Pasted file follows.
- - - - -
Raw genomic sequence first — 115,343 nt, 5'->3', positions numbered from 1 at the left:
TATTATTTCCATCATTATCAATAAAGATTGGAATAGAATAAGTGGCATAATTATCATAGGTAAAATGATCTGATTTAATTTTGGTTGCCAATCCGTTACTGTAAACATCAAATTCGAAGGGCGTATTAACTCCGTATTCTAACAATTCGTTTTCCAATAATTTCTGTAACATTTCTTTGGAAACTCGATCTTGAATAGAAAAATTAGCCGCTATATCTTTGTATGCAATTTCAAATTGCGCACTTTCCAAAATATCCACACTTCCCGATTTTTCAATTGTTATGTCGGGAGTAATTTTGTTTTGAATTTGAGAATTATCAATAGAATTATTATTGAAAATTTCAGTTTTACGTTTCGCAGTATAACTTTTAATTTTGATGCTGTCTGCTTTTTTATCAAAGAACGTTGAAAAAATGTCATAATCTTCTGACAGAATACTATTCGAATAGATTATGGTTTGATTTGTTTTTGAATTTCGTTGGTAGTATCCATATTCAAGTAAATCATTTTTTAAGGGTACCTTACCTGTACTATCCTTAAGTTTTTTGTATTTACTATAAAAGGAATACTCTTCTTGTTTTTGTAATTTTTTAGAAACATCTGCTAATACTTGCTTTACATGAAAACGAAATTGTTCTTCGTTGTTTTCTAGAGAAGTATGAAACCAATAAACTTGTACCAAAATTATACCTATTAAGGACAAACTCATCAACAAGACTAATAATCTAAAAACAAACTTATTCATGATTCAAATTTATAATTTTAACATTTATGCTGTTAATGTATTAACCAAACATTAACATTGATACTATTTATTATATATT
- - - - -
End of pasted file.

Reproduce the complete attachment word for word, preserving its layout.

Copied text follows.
Raw genomic sequence first — 115,343 nt, 5'->3', positions numbered from 1 at the left:
TATTATTTCCATCATTATCAATAAAGATTGGAATAGAATAAGTGGCATAATTATCATAGGTAAAATGATCTGATTTAATTTTGGTTGCCAATCCGTTACTGTAAACATCAAATTCGAAGGGCGTATTAACTCCGTATTCTAACAATTCGTTTTCCAATAATTTCTGTAACATTTCTTTGGAAACTCGATCTTGAATAGAAAAATTAGCCGCTATATCTTTGTATGCAATTTCAAATTGCGCACTTTCCAAAATATCCACACTTCCCGATTTTTCAATTGTTATGTCGGGAGTAATTTTGTTTTGAATTTGAGAATTATCAATAGAATTATTATTGAAAATTTCAGTTTTACGTTTCGCAGTATAACTTTTAATTTTGATGCTGTCTGCTTTTTTATCAAAGAACGTTGAAAAAATGTCATAATCTTCTGACAGAATACTATTCGAATAGATTATGGTTTGATTTGTTTTTGAATTTCGTTGGTAGTATCCATATTCAAGTAAATCATTTTTTAAGGGTACCTTACCTGTACTATCCTTAAGTTTTTTGTATTTACTATAAAAGGAATACTCTTCTTGTTTTTGTAATTTTTTAGAAACATCTGCTAATACTTGCTTTACATGAAAACGAAATTGTTCTTCGTTGTTTTCTAGAGAAGTATGAAACCAATAAACTTGTACCAAAATTATACCTATTAAGGACAAACTCATCAACAAGACTAATAATCTAAAAACAAACTTATTCATGATTCAAATTTATAATTTTAACATTTATGCTGTTAATGTATTAACCAAACATTAACATTGATACTATTTATTATATATT